Providing financial services 'fairly'

By Simun Soljo
Financial Services

In brief 10 min read

The recent Federal Court decision in ASIC v AGM Markets has provided some much needed clarification of what it means to provide financial services 'fairly' in the context of the 'efficiently, honestly and fairly' obligation. While the concept is still 'vague and flexible', this case makes clear that fairness requires balancing the interests of both clients and the licensee, and is not a 'back door' into the best interests duty.

The obligation

Financial services licensees are required to 'do all things necessary to ensure that the financial services covered by the licence are provided efficiently, honestly and fairly' (s912A(1)(a) of the Corporations Act). As more cases are brought by ASIC for breaches of this obligation, we are getting a clearer picture of how courts will interpret it and what it requires of licensees. Working out what the obligation requires has also become much more important after it was made a civil penalty provision from 13 March 2019, with a possible civil penalty of $525 million (or more).

One area that has not received a lot of attention from courts is what it means to provide financial services 'fairly'. Justice Beach's judgment in ASIC v AGM Markets provides some helpful guidance. The facts are of less general interest than the principles, but in short, the case concerned the conduct of an issuer of derivative products that provided personal advice to clients through various representatives. The judge found that the licensee breached various obligations, including the obligation to do all things necessary to provide financial services efficiently, honestly and fairly.

Back to 'compendious indication'?

Before turning to the judge's comments on the meaning of 'fairly', it is worth noting the judge made some general comments about the obligation as a whole, reiterating the principles set out by Justice Foster in ASIC v Camelot (2012), and summarised by Justice Beach himself in ASIC v Westpac (2018).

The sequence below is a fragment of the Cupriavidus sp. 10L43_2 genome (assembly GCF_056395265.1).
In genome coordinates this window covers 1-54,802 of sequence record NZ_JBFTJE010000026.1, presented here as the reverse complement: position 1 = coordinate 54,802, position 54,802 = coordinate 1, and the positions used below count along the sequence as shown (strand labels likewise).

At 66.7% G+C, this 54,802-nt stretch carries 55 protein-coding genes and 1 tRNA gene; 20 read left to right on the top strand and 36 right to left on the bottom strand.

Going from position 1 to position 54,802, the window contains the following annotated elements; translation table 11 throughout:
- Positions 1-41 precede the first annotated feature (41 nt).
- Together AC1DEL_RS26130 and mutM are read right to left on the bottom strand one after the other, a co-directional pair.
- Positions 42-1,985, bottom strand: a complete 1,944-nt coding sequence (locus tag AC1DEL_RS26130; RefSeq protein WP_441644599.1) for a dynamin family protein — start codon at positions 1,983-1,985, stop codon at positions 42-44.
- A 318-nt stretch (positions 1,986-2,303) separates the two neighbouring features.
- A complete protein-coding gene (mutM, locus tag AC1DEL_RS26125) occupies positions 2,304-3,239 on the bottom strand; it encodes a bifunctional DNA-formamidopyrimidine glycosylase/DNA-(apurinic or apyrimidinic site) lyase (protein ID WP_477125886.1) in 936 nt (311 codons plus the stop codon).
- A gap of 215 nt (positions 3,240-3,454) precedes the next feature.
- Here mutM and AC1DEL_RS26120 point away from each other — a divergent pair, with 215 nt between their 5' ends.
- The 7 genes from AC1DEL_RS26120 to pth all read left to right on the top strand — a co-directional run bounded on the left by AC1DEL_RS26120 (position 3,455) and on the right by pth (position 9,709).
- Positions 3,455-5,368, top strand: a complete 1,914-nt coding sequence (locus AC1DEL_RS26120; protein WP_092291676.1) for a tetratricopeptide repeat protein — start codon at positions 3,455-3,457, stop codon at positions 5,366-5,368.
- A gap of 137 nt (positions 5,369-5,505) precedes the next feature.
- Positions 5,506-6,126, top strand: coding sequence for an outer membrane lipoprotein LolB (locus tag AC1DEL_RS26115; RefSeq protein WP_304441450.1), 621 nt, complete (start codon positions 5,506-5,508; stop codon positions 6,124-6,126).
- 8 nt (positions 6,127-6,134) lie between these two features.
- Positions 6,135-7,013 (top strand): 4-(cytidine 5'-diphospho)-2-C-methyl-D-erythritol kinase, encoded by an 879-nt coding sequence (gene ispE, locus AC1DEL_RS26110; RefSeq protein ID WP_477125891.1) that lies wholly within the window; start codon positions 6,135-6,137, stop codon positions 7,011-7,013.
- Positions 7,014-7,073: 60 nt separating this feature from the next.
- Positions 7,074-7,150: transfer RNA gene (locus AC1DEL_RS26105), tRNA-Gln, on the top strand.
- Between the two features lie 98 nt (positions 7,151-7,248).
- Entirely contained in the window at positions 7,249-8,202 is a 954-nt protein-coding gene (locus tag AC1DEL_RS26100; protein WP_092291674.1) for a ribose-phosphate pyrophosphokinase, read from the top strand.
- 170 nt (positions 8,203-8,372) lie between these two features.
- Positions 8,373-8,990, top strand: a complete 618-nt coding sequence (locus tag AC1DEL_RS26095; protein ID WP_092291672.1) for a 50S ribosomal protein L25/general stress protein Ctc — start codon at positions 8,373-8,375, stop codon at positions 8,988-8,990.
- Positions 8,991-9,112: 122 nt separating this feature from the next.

One of the principles summarised in those cases is that the obligation is a 'compendious indication meaning a person who goes about their duties efficiently having regard to the dictates of honesty and fairness, honestly having regard to the dictates of efficiency and fairness, and fairly having regard to the dictates of efficiency and honesty'. This comes from Justice Young's judgment in Story v National Companies & Securities Commission (1988). It is somewhat unclear that it means for the efficiently, honestly and fairly obligation to be a 'compendious indication', but the context in Story is helpful. Justice Young was giving meaning to an equivalent expression in the Securities Industry Code which dealt with licensing of securities dealers. He was concerned that it is 'impossible to carry out all three tasks concurrently', and so it is necessary to interpret each of the elements of the phrase in the context of the others so that they can be complied with at the same time. This does not mean that regard should not be had to each of the elements of the obligation, or that failure to comply with one of them will not result in a contravention of the obligation interpreted 'compendiously'.

Whether the phrase is 'compendious' was questioned recently in the decision of the Full Federal Court in ASIC v Westpac (2019). Chief Justice Allsop noted the previous decisions but otherwise reserved his view on the question. Justice O'Bryan was more willing to give his view. Despite no arguments being made about the interpretation of the section, the judge said that 'I have considerable reservations about the view that the words “efficiently, honestly and fairly” as used in s912A(1)(a) of the Act should be read compendiously in the manner suggested by Young J in Story' (at [424]). Justice O'Bryan was of the view that 'the concepts of efficiently, honestly and fairly are not inherently in conflict with each other and that the ordinary meaning of the words used in s912A(1)(a) is to impose three concurrent obligations on the financial services licensee: to ensure that the financial services are provided efficiently, and are provided honestly, and are provided fairly' (at [426]).